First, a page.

Ontario's comprehensive plan to improve retirement income security for Ontarians consists of three key elements:
  • Modernizing Ontario's Pension Benefits Act to enhance the reliability, security and affordability of employment-based defined benefit pension plans.
  • Supporting a modest, fully funded and gradual increase to the Canada Pension Plan to ensure that working Canadians have an improved pension.
  • Working with other governments and pension partners to develop new and innovative ways to expand the range of institutions that can set up pension plans and the range of people who can access them, including the self-employed.


The 2010 Economic Outlook and Fiscal Review introduces significant measures that would protect consumers and investors, and modernize financial regulation in Ontario.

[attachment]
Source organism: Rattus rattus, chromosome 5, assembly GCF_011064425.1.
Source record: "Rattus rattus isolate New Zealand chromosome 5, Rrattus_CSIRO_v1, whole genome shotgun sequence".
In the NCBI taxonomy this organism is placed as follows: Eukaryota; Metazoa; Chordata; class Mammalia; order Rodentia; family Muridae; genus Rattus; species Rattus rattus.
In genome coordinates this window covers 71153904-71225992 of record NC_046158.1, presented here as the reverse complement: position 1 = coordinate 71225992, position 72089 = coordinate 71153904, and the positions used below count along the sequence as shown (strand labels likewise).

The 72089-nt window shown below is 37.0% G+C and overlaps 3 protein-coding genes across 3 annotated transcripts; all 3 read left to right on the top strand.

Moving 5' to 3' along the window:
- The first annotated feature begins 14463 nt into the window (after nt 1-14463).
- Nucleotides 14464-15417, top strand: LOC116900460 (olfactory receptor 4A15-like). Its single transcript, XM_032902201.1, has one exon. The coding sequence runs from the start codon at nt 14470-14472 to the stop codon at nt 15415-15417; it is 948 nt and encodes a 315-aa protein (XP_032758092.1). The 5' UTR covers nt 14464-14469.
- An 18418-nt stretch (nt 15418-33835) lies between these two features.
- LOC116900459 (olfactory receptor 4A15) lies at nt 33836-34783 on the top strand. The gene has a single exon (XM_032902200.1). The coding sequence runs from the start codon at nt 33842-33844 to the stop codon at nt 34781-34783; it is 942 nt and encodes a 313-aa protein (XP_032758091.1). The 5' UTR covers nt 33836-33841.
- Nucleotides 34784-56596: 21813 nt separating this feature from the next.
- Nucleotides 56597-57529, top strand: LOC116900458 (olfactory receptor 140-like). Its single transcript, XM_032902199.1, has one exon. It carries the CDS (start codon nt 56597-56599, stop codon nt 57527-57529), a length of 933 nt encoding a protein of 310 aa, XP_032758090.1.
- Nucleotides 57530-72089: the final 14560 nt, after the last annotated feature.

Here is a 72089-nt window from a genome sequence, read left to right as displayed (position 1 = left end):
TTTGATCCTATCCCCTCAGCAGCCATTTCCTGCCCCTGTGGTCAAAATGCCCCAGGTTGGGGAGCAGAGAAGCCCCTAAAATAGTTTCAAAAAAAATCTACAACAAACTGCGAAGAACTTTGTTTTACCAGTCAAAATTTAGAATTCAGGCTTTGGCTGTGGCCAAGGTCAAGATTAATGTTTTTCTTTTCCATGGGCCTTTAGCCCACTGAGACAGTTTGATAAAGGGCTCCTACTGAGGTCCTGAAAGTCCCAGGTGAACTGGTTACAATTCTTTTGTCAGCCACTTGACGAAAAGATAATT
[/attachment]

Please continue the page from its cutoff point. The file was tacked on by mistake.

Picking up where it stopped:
The government is proposing amendments to the Ontario Securities Act to allow the Ontario Securities Commission (OSC) to develop and implement a robust regulatory framework for over-the-counter (OTC) derivatives.  These amendments would allow for new rules specifically designed for OTC derivatives and would also include derivatives within the scope of existing insider-trading offences.  The OSC will undertake significant consultations in developing the rules that support these proposals.

Additional proposed amendments to Ontario's Securities Act would provide for regulatory oversight of credit rating agencies, and strengthen the oversight of alternative trading systems, which are securities marketplaces that perform some of the functions of an exchange.

In addition to promoting fair and efficient capital markets, these reforms would help Canada deliver on its international financial reform commitments and assist in a seamless transition to the new Canadian Securities Regulator.  To meet the needs of Canadian capital markets, the national regulator should be centred in Canada's financial capital, Toronto.